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Remains of Lord Viscount Nelson laying in state in the Painted Chamber at Greenwich Hospital

Date: 1806
Image: 320 x 443 mm
Sheet: 475 x 605 mm
Overall: 475 x 605 mm, 0.3 kg
Display Dimensions: 550 x 745 x 50 mm
Medium: Ink on paper
Credit Line: ANMM Collection
Object Name: Engraving
Object No: 00019632
Place Manufactured:London

User Terms

    From 5 to 7 January 1806, Admiral Lord Horatio Nelson's coffin lay in state in the Painted Hall at the Greenwich Hospital (now Greenwich University). This was the famous institution for sick and wounded sailors built on the bank of the River Thames. The first mourner was the Princess of Wales, who paid a private visit. Then the doors were thrown open and thousands of people pressed in to pay their respects. There were so many (estimated at being between 15-30,000) that the authorities feared there might be a riot.

    This coloured aquatint engraved by Merigot after a work by Pugin conveys the mournful scene inside the Painted Hall. The Upper Hall was draped in black and arrayed with symbols of state mourning: banners, armorial escutcheons and sconced candles while the Lower Hall windows were draped and barriers erected to channel the crowds. The casket was flanked at each corner by an Honour Guard.

    SignificanceThe Nelson Funeral was unprecedented - he was the first non-royal to be granted a state funeral. His significance to Australia lies in the legendary standards Nelson set for valour, discipline and naval strategy. They remain important traditions in those navies, like Australia's, which were formed in the British mould.
    HistoryAdmiral Lord Nelson is considered the greatest naval hero in British history and his death at the Battle of Trafalgar in 1805 plunged the country into mourning. His corpse arrived back in England in a cask of brandy and raw alcohol and was taken to Greenwich on 5 January 1806. There it was placed in a lead coffin which was then placed inside another wooden one made from the mast of L'ORIENT - salvaged (on Nelson's orders) after the Battle of the Nile (1798).

    Nelson's body lay in state in the Painted Hall at Greenwich Hospital for three days, where some 15-30,000 people from all walks of life filed past the remains of their beloved naval hero. There were so many mourners that the authorities were fearful a riot could break out at any time, brought on by nothing more than grief over Nelson. Black hangings covered the vivid wall paintings and brightly coloured shields and coats of arms gleamed in the glow from hundreds of candles. The coffin was surrounded with trophies, including captured French and Spanish flags.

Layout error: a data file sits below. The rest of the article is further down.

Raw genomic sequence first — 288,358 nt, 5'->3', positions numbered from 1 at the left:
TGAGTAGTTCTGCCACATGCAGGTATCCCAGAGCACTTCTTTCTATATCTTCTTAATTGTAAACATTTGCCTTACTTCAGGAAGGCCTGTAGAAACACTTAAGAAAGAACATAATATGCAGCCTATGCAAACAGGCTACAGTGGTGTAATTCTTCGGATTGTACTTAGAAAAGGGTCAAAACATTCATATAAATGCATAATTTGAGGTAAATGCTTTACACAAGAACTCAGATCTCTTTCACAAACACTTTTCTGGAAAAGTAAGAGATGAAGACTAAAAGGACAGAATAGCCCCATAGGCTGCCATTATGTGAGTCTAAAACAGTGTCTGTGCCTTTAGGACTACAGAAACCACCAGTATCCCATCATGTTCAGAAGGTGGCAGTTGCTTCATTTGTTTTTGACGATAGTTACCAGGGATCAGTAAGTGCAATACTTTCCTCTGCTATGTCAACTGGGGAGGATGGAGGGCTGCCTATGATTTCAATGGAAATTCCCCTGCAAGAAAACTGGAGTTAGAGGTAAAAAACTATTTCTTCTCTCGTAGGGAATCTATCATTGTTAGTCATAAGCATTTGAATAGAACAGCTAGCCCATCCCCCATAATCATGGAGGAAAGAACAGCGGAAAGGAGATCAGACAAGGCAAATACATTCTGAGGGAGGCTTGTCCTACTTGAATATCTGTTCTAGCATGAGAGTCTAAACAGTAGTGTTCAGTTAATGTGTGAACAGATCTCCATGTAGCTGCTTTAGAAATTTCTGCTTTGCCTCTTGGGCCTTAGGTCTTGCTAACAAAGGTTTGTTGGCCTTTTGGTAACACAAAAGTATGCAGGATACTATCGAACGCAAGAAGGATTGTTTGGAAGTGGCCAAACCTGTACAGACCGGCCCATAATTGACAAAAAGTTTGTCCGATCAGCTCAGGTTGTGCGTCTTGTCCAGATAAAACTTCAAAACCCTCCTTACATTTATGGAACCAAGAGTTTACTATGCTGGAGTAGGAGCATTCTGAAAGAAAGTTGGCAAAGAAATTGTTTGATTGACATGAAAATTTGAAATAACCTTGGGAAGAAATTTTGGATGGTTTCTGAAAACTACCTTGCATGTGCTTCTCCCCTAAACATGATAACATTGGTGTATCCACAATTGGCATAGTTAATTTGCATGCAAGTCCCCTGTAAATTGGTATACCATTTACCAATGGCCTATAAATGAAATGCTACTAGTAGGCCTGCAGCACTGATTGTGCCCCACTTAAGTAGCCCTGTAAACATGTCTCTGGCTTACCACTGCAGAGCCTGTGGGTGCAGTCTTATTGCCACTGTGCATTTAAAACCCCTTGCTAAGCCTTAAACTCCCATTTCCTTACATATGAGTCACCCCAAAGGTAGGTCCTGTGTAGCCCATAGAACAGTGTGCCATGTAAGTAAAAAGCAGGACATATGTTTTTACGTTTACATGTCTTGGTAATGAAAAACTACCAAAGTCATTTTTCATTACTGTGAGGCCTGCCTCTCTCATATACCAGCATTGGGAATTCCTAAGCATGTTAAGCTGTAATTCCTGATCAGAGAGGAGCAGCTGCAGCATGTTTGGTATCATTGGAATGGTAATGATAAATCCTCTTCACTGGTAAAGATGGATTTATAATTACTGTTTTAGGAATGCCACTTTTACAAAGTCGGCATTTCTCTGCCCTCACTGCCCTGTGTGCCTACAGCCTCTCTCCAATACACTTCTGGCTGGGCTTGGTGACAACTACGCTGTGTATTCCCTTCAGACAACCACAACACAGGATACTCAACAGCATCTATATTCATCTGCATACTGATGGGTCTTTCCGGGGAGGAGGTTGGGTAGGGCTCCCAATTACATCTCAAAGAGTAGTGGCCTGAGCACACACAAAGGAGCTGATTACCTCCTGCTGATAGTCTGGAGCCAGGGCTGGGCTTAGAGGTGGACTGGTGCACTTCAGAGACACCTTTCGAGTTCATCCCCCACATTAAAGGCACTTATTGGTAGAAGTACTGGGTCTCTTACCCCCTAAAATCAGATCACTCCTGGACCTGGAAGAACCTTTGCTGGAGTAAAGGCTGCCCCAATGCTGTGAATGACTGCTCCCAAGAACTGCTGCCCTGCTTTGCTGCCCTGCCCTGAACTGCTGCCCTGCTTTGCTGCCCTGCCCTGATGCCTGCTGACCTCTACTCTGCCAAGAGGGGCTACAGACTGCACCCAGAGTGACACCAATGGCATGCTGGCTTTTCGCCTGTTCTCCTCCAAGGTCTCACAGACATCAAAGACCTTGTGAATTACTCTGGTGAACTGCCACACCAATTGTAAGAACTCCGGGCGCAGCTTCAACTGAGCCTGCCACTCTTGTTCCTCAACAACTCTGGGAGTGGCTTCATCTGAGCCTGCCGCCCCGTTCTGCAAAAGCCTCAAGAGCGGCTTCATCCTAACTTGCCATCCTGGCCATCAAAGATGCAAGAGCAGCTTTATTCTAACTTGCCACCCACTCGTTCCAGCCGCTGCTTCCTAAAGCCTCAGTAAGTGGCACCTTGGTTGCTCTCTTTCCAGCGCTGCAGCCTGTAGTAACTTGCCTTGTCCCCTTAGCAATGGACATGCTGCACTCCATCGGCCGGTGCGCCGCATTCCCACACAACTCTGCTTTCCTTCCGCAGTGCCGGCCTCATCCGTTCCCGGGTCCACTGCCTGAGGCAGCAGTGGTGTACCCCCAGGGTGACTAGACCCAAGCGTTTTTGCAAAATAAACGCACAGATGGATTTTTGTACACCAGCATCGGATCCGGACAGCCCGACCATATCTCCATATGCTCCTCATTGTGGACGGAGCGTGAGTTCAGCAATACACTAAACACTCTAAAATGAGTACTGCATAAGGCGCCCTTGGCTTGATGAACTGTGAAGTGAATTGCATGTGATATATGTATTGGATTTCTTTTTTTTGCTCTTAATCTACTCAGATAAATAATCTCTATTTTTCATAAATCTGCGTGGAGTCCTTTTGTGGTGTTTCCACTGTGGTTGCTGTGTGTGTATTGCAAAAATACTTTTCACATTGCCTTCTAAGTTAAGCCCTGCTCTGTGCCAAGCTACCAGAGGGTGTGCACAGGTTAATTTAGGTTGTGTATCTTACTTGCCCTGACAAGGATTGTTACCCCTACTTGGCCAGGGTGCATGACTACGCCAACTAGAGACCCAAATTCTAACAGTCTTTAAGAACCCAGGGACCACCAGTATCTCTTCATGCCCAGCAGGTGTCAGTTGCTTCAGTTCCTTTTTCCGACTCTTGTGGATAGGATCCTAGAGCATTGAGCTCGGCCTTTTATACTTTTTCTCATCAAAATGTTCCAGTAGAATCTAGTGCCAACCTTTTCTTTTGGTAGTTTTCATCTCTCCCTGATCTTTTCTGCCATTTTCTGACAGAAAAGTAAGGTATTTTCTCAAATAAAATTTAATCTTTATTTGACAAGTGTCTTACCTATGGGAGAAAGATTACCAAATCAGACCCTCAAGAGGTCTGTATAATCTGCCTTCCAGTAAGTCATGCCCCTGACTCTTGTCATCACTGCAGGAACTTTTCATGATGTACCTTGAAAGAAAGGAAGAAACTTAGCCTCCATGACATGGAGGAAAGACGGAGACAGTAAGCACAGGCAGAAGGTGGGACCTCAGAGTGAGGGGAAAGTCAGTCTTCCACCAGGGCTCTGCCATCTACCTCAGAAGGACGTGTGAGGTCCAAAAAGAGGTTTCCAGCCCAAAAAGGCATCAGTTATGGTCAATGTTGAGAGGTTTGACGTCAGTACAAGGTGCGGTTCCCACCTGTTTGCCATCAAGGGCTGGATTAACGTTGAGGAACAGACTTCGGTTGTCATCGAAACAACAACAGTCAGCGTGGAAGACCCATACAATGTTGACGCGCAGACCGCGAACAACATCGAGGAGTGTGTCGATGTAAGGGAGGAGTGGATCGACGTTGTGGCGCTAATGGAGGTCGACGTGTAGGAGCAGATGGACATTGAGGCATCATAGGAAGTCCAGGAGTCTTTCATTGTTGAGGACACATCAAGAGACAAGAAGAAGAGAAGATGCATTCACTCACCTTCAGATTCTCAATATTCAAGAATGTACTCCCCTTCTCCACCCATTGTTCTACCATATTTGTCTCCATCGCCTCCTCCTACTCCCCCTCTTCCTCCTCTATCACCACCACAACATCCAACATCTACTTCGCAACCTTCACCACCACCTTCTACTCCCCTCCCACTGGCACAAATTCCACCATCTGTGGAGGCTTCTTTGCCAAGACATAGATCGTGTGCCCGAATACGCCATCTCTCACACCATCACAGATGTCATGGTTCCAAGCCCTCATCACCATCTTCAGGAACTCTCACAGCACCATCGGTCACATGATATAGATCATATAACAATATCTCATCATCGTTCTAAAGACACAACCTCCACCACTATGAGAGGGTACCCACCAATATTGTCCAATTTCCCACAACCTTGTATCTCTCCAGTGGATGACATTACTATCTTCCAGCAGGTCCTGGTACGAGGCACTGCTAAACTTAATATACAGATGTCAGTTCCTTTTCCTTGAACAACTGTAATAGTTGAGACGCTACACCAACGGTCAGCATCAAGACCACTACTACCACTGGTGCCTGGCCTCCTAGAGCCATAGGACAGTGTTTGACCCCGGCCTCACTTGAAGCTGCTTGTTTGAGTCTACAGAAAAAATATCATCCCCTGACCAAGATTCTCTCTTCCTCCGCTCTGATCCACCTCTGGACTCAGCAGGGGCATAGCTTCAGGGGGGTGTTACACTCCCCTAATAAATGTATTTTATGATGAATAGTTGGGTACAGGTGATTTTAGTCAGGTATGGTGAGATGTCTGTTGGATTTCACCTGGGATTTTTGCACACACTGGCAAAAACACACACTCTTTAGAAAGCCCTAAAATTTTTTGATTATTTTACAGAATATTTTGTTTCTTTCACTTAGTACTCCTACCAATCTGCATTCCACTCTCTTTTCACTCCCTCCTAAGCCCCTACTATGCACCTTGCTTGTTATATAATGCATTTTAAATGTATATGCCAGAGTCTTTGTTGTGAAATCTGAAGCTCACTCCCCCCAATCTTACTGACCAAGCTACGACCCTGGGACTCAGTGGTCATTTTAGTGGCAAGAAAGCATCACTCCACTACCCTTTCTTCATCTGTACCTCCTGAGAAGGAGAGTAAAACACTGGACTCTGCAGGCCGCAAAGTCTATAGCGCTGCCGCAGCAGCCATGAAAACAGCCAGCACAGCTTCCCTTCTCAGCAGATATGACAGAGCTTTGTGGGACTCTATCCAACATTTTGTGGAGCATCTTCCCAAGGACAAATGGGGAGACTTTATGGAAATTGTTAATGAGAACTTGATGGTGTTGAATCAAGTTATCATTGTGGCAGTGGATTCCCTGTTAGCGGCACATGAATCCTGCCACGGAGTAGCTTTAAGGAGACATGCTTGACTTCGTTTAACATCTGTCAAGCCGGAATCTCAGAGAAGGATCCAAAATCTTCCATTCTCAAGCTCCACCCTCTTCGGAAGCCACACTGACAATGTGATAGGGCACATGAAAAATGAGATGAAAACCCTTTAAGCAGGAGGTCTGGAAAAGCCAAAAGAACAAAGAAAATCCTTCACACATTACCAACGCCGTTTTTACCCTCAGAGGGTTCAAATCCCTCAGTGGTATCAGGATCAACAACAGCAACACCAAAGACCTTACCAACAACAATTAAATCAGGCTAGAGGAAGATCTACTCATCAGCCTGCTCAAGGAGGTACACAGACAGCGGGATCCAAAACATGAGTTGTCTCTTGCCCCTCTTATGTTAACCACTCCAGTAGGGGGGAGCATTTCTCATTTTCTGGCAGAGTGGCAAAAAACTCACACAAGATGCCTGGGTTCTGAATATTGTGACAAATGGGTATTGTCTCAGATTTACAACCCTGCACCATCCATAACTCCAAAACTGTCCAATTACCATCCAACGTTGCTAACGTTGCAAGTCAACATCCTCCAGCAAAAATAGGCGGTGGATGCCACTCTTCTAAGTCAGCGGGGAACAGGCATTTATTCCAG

On the 8th his remains were placed in the royal barge originally made for King Charles II and taken up river, accompanied by Lord Hood, Sir Peter Parker and the Prince of Wales. The Prince at first announced his intention to attend the funeral as chief mourner, but later attended in a private capacity with his brothers when his father King George III reminded him that it was against protocol for the Heir to the Throne to officially attend the funerals of anyone except members of the Royal Family.

    The City Livery Companies attended the procession in their own ceremonial barges, to make the procession from Greenwich to Whitehall the most awesome spectacle ever to have been seen on the River Thames. Disembarking at Whitehall they proceeded to the Admiralty, where the body of Lord Nelson, attended by his chaplain Alexander Scott, who had been with Nelson as he died, remained overnight.

    The next day, 9 January, a funeral procession of 32 admirals, over a hundred captains, and an escort of 10,000 troops took the coffin from the Admiralty to St Paul's Cathedral. Along the processional route there was a reverenced silence from the huge crowds that had assembled in the streets and in the stands which had been specially erected to accommodate the throng. Mourners occupied every conceivable vantage point in order to witness this overwhelmingly sad spectacle.
    After a four-hour service Nelson was laid to rest within an Italian marble sarcophagus presented by King George III from the Royal Collection.

    From The Sydney Gazette & New South Wales Advertiser on Sunday 3 August 1806 comes the following report of the funeral: